Assemblyman Joe Lentol announced on Friday that he stands in opposition to the Executive Budget Proposal Part X requiring online marketplace providers such as eBay and Amazon to collect state sales tax when they facilitate a sale.
Currently, the burden of collecting online sales tax is on the seller, not the marketplace provider, and only for transactions between New York sellers and customers. However, under the new proposal the online marketplace would be forced to collect the tax when they facilitate the sale whether the seller is located within or outside of New York.
Lentol explained, the proposal could have serious negative consequences including stemming job growth and retention, discouraging companies based outside New York from expanding their operations into our state and lost tax revenues when marketplace businesses choose to leave New York.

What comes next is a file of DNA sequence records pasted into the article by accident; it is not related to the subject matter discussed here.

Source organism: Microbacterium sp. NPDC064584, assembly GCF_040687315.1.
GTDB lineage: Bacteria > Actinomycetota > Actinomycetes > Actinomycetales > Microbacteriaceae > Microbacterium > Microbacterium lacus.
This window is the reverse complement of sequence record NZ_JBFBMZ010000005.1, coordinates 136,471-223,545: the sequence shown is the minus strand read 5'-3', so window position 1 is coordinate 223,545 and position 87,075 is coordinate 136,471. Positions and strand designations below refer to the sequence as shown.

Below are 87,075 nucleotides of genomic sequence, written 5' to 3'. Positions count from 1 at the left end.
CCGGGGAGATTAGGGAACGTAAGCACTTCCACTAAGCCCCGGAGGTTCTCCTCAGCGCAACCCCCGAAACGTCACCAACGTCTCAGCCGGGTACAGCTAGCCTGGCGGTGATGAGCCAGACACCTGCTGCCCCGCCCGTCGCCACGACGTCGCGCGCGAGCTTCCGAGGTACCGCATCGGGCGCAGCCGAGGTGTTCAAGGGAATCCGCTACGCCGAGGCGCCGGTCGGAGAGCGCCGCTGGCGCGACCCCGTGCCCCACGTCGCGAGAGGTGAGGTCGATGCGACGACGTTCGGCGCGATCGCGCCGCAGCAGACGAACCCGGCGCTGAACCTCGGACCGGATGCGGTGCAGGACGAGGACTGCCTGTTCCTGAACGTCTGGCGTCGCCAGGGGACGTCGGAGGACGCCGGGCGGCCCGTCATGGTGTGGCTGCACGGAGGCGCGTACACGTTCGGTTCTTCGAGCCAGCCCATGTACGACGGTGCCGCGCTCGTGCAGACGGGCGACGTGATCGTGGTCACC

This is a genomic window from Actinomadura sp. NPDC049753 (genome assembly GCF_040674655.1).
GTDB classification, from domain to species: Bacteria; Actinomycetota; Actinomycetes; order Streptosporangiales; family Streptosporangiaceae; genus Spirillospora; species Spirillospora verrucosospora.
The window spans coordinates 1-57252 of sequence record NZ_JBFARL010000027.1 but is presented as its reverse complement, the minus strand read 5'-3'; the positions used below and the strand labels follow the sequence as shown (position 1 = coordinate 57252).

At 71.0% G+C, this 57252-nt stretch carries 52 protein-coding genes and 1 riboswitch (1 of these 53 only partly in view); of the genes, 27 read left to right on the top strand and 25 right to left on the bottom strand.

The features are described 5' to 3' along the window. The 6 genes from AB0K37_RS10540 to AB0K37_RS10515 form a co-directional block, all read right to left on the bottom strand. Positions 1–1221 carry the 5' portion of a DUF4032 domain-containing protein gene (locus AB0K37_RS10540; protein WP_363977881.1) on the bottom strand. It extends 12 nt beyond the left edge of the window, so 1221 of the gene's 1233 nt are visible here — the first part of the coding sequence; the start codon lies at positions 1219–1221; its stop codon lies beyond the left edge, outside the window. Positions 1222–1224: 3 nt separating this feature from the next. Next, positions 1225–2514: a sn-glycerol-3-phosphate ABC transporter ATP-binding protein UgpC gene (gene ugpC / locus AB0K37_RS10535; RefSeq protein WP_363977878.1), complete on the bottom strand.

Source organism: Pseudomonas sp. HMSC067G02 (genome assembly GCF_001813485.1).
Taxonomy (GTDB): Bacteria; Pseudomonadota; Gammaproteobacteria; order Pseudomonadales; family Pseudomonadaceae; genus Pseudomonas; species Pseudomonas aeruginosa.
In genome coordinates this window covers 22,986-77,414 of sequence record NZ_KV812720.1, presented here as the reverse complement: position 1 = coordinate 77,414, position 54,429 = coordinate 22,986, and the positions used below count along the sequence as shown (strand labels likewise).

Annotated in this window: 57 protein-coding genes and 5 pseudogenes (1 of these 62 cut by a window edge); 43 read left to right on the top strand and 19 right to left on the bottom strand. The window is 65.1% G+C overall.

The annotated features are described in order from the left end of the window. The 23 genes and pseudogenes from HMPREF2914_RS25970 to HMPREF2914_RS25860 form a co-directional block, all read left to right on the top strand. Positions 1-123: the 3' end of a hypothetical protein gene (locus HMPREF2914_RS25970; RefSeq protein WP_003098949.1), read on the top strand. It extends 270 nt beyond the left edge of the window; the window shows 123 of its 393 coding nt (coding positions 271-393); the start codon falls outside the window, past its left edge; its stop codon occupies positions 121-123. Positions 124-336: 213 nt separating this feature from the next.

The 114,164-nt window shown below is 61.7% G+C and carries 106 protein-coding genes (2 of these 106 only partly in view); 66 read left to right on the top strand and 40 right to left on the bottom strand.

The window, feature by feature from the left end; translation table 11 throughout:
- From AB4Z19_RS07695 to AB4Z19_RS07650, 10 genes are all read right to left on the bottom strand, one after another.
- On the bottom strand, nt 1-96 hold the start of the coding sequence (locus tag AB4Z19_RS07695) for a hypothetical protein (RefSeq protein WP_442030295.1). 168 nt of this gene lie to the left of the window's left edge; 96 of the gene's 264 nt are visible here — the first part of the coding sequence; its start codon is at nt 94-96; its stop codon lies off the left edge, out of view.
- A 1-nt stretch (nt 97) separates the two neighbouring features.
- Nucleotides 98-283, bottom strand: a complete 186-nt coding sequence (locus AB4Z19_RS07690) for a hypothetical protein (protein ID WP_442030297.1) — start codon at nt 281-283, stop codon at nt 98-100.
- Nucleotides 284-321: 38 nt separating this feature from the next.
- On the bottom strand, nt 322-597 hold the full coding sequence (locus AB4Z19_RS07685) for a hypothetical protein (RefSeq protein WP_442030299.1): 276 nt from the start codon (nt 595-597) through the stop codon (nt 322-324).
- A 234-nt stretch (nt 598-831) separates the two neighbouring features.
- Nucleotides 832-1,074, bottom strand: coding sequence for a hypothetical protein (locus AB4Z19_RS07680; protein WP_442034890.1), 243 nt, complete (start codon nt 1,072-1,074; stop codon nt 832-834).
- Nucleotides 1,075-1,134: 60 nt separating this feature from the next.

Think of it like this an online marketplace is like a landlord, said Lentol. The state wouldnt force a landlord who leases his property to a shoe store to collect sales tax from people who bought shoes at the store, right?
Other detrimental effects outlined include:
- The high cost to online marketplace businesses: Part X would require young companies to divert scarce engineering resources to the tasks associated with building and maintaining complex systems needed to comply with the tax provision. This could put some small startups out of business.
- The precedent for regulatory liabilities: By requiring online marketplaces to collect sales tax, which is traditionally collected by sellers, they would be exposed to new liabilities such as copyright infringement and product safety. This precedent would fundamentally change online marketplaces by forcing them to act as sellers instead of a facilitator between buyers and sellers.
I stand in opposition to the marketplace tax provision because we need to promote tech companies in New York, not turn them away, Lentol said.
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